US drugmaker Pfizers and British pharma major GSK are likely to face significant competition in the respiratory syncytial virus (RSV) vaccine market, according to a report on Tuesday.
GSK's novel vaccine, Arexvy, approved by the US FDA in May, becomes the first RSV vaccine authorised for use in America.
It was recently also approved by the European Commission (EC) for the prevention of lower respiratory tract infections (LRTI) caused by RSV in adults 60 years of age and older, making it the first RSV vaccine available across the EU.
Despite these landmark approvals, GSK's dominance in the untapped RSV vaccine space is under threat by Pfizer which is in hot pursuit for market share of its own RSV vaccine Abrysvo, said the report by GlobalData, a leading data and analytics company.
"While Arexvy was first to gain US approval, which marked the first time a vaccine was authorised for use against RSV in any population, anywhere in the world, Pfizer's Abrysvo was approved by the FDA quickly after, allowing sufficient time for both vaccines to be available for US launch around the same time this fall, prior to the winter RSV season," said Nancy Jaser, Pharma Analyst at GlobalData, in a statement.
"Therefore, GSK is not likely to experience a significant first-mover advantage for market share in the US. However, Arexvy may still benefit from a first-mover advantage in the EU as Pfizer's Abrysvo has yet to gain approval for use by the EC. A decision is expected later this year," Jaser added.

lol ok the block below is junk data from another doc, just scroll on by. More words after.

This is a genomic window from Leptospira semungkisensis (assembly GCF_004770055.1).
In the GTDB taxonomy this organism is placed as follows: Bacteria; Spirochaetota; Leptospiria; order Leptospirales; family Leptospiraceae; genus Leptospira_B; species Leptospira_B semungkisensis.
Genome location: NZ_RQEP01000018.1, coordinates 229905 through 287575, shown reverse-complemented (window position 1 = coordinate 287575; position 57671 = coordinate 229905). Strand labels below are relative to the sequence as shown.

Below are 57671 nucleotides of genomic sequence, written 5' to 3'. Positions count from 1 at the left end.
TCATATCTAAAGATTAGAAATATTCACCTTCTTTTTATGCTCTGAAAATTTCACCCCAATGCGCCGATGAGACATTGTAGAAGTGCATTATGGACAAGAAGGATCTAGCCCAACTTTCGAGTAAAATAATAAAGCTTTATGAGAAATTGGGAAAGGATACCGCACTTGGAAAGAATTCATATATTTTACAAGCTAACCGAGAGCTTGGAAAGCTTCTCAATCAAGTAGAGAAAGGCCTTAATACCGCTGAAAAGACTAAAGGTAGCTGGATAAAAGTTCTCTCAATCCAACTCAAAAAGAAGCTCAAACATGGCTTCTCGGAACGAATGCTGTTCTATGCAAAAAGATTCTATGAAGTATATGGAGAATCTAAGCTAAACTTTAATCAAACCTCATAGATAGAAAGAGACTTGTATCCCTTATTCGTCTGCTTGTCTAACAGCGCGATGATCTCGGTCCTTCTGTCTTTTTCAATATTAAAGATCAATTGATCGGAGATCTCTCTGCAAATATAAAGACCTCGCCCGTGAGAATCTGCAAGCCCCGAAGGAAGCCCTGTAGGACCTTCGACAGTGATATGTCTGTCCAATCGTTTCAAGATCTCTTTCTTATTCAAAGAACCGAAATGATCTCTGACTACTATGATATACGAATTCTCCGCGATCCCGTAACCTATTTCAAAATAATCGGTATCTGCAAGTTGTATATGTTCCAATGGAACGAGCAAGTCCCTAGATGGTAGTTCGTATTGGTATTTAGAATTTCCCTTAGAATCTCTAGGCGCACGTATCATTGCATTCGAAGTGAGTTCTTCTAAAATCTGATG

While both vaccines demonstrated high efficacy in pivotal trials, Pfizer's vaccine has one critical advantage over Arexvy. Abrysvo is currently under review in the US as a maternal vaccine to protect infants against RSV right at birth.
The FDA's Vaccines Advisory Committee voted in favour of approving Abrysvo as a maternal RSV vaccine, the report said.
"Abrysvo will likely be the first approved RSV vaccine to protect infants worldwide, potentially leading to a higher market share than its competitors. It is currently the only vaccine candidate in late-stage development that targets multiple patient segments," Jaser said.
Further competition is expected from Moderna's RSV vaccine, mRNA-1345. Positive Phase III data in older adults were announced in January, while Moderna plans to file for US approval in the first half of 2023.
"mRNA-1345 is likely to be the first mRNA-based RSV vaccine to reach the market. As an RNA virus, RSV is capable of rapid mutation to escape attack by new pharmaceuticals. Novel RSV variants could emerge as a result, requiring adjustments to vaccine targets," Jaser said.
"Moderna's vaccine would likely see higher success in this situation, as the mRNA platform allows for quick modification of antigens to target potential new viral strains,a she noted.
(Only the headline and picture of this report may have been reworked by the Business Standard staff; the rest of the content is auto-generated from a syndicated feed.)